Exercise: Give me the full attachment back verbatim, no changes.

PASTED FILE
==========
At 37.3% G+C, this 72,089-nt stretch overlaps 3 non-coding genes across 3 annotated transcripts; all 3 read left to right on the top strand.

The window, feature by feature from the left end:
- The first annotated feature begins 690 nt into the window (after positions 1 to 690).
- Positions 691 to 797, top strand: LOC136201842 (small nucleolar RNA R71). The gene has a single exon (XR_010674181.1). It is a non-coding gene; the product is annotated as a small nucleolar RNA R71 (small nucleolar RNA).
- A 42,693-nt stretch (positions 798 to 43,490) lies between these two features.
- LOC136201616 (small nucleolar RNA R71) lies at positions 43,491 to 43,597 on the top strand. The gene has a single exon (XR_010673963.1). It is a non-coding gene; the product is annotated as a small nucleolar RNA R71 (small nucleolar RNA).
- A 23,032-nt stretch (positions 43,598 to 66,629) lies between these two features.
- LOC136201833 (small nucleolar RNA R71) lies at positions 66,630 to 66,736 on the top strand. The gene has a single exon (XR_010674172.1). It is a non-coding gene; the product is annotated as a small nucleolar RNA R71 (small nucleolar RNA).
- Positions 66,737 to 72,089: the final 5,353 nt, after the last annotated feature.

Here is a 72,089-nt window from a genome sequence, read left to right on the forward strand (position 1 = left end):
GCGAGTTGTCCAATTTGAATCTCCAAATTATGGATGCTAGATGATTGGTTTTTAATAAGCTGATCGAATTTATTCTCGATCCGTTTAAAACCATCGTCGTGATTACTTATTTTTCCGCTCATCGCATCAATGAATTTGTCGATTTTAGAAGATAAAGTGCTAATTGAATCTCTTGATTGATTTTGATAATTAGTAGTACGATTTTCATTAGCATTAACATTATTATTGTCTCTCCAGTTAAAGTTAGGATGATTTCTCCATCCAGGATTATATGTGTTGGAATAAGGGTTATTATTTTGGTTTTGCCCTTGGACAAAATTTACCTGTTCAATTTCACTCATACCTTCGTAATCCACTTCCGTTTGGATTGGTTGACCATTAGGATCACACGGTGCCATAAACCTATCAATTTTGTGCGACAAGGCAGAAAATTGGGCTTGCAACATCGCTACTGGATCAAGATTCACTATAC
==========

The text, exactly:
At 37.3% G+C, this 72,089-nt stretch overlaps 3 non-coding genes across 3 annotated transcripts; all 3 read left to right on the top strand.

The window, feature by feature from the left end:
- The first annotated feature begins 690 nt into the window (after positions 1 to 690).
- Positions 691 to 797, top strand: LOC136201842 (small nucleolar RNA R71). The gene has a single exon (XR_010674181.1). It is a non-coding gene; the product is annotated as a small nucleolar RNA R71 (small nucleolar RNA).
- A 42,693-nt stretch (positions 798 to 43,490) lies between these two features.
- LOC136201616 (small nucleolar RNA R71) lies at positions 43,491 to 43,597 on the top strand. The gene has a single exon (XR_010673963.1). It is a non-coding gene; the product is annotated as a small nucleolar RNA R71 (small nucleolar RNA).
- A 23,032-nt stretch (positions 43,598 to 66,629) lies between these two features.
- LOC136201833 (small nucleolar RNA R71) lies at positions 66,630 to 66,736 on the top strand. The gene has a single exon (XR_010674172.1). It is a non-coding gene; the product is annotated as a small nucleolar RNA R71 (small nucleolar RNA).
- Positions 66,737 to 72,089: the final 5,353 nt, after the last annotated feature.

Here is a 72,089-nt window from a genome sequence, read left to right on the forward strand (position 1 = left end):
GCGAGTTGTCCAATTTGAATCTCCAAATTATGGATGCTAGATGATTGGTTTTTAATAAGCTGATCGAATTTATTCTCGATCCGTTTAAAACCATCGTCGTGATTACTTATTTTTCCGCTCATCGCATCAATGAATTTGTCGATTTTAGAAGATAAAGTGCTAATTGAATCTCTTGATTGATTTTGATAATTAGTAGTACGATTTTCATTAGCATTAACATTATTATTGTCTCTCCAGTTAAAGTTAGGATGATTTCTCCATCCAGGATTATATGTGTTGGAATAAGGGTTATTATTTTGGTTTTGCCCTTGGACAAAATTTACCTGTTCAATTTCACTCATACCTTCGTAATCCACTTCCGTTTGGATTGGTTGACCATTAGGATCACACGGTGCCATAAACCTATCAATTTTGTGCGACAAGGCAGAAAATTGGGCTTGCAACATCGCTACTGGATCAAGATTCACTATAC